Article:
Some countries expand their size by taking over neighboring territory. But in the South China Sea, China is simply making new land. A little background first, for a complicated story. The civilizations surrounding the South China Sea are old indeed, and the islands found within it have been claimed all or in part by several nations over hundreds of years. Besides China, the claimants to the Spratly and Paracel Island groups include Vietnam, the Philippines, Malaysia, Taiwan and even tiny Brunei. In addition to the actual islands, there are various rocks, shoals, and reefs that don’t break the surface, but come close. The islands are physically closer to the other nations by hundreds of miles, but China insists that it has sovereignty over all the islands. The others don’t make all-inclusive claims, but Vietnam, for instance, says it has ruled the Paracels and Spratlys since the 1600s and that China is a johnny-come-lately with its claims not appearing til the 1940s. China, of course, is adamant that their southernmost province of Hainan has included the islands for hundreds of years. The disputes over these islands, which are thought to have the possibility of some usable natural resources, have gotten more heated in recent decades. China and Vietnam actually came to military blows in the 1970s and ’80s, and dozens of Vietnamese sailors were killed as China took over the Paracels. Similar numbers were killed over the Spratlys, but China only controls a portion of that group. Other more verbal clashes and tensions over the islands continue to roil international relations.
The latest of these is China’s recent bold move to create new land on top of reefs in the Spratlys in an area claimed by the Philippines. This continues an activity the Chinese have been engaged in for some time, but with further twists. In creating an island where there was none before, China is also declaring control over a 12-mile radius of sea around it. The action is confrontational in a couple of ways. First, the rest of the world considers those waters to be international waters, as the United Nations Convention on the of Law of the Sea says the 12-mile rule doesn’t apply to artificially constructed islands. In addition, the Chinese construction doesn’t look like the beginnings of new resorts — or the bases for environmental study and other civilian operations that they claim. On more than one, they have laid out airstrips, one long enough to accomodate large military aircraft. China professes they have no military plans for the islands, but many are skeptical. Amongst the doubters is the United States. President Obama has recently reiterated a longstanding assertion that the U.S. can and will sail anywhere in the world that international waters exist. The consensus in the Obama administration and amongst some in the military is that FONOPS (Freedom of Navigation Operations) should be held within 12 miles of the new islands to demonstrate intent to uphold international rights and warn China not to think of militarizing the artificial fill. As of late October 2015, the U.S. had conducted at least one such operation, sending a destroyer accompanied by Navy jets within 12 miles of some of the Spratlys in order to demonstrate legal right to the sea and airspace there. China predictably protested, but more FONOPS are planned. As this game of assertion, bluff, and bluster goes on, China could claim the U.S. is the one showing aggression by sending military vessels near its locations, and then use that as an excuse to arm those places. Adding even more complication, the U.S. has treaty obligations to protect the Philippines, should that island nation get into a military dispute with China.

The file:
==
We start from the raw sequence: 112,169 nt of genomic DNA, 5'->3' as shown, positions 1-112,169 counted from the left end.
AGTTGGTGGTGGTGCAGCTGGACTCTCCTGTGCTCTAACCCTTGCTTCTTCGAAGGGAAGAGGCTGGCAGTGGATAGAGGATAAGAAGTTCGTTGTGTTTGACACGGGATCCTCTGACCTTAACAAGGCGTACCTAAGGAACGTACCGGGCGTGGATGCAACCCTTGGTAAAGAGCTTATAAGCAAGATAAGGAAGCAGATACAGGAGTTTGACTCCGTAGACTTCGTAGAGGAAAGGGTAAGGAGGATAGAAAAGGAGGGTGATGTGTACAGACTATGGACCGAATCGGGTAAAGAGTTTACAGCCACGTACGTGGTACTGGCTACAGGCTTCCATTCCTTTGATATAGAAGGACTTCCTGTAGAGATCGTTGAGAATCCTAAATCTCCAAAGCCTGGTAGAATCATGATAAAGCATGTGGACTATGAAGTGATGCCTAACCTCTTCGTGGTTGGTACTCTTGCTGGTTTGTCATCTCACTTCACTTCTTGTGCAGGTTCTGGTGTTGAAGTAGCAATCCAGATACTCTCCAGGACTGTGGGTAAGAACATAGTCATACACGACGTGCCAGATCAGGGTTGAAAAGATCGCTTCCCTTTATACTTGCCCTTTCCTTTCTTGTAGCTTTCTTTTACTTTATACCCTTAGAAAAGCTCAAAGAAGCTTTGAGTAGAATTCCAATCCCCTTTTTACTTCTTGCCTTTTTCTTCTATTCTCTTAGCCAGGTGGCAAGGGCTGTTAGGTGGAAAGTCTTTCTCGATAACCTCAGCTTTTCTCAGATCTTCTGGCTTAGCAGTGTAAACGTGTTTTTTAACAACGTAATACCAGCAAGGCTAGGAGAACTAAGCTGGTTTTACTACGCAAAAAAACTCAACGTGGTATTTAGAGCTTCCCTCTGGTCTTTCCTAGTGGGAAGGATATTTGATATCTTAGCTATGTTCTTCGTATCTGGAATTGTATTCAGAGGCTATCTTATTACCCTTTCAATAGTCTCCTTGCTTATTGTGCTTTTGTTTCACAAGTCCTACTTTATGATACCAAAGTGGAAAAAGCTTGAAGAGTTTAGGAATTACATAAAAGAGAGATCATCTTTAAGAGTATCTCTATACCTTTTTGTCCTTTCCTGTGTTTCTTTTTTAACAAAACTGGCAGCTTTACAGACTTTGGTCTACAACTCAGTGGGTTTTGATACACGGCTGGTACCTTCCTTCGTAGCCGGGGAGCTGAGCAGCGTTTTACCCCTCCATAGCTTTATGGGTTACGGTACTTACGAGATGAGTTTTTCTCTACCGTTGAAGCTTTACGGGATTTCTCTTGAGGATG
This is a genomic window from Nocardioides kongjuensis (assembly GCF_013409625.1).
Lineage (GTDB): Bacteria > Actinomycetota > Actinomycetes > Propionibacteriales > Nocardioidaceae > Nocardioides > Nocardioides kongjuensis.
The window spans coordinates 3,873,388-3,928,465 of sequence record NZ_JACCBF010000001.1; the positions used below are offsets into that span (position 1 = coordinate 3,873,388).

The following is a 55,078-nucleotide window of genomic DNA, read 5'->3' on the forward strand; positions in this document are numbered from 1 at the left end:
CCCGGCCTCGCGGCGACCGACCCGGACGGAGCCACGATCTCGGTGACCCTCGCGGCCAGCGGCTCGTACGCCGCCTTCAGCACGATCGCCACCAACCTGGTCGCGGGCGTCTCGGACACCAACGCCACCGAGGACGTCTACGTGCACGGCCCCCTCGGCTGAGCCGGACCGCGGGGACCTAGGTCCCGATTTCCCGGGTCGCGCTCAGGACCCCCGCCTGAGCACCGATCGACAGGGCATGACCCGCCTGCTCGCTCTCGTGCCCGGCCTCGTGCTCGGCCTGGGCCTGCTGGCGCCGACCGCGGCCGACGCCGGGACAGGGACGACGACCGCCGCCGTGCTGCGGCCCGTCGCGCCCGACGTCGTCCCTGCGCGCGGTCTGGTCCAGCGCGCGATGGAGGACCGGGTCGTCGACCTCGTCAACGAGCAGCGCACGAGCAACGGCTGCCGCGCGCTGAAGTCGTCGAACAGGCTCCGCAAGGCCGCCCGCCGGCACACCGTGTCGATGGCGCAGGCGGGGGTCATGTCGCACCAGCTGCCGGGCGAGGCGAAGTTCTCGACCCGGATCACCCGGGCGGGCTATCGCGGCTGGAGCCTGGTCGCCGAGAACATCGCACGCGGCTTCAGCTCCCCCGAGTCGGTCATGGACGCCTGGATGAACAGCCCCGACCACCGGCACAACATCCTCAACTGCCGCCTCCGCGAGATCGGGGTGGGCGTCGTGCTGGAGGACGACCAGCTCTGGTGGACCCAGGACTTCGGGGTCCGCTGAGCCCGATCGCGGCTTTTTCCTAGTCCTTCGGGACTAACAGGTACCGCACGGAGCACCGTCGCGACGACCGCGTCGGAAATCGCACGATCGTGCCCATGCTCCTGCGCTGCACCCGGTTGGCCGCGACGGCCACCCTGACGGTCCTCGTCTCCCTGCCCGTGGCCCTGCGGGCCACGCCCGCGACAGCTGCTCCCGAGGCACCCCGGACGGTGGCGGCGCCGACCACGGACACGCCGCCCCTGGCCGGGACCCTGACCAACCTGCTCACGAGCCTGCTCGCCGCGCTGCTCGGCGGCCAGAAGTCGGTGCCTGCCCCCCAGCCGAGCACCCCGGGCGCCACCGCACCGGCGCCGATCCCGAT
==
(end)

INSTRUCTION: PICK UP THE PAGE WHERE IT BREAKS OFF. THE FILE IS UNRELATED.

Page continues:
China has already warned away U.S. Navy jets flying over some of its island-building projects, and frequently sails its military craft around the fishing vessels of other nations in the area, causing intimidation. Is China looking to establish a base of strength to put some muscle behind its statutory claims of sovereignty and so expand its sphere of influence? How far will the U.S. go to prevent Chinese domination of an important international shipping zone? Two-thirds of Australia’s merchandise commerce flows through the South China Sea, as does a significant portion of America’s. International trade rests on unhindered passage. This test of wills continues a long history of friction in the area, but the heft of the players and the stakes of the game have risen to new heights.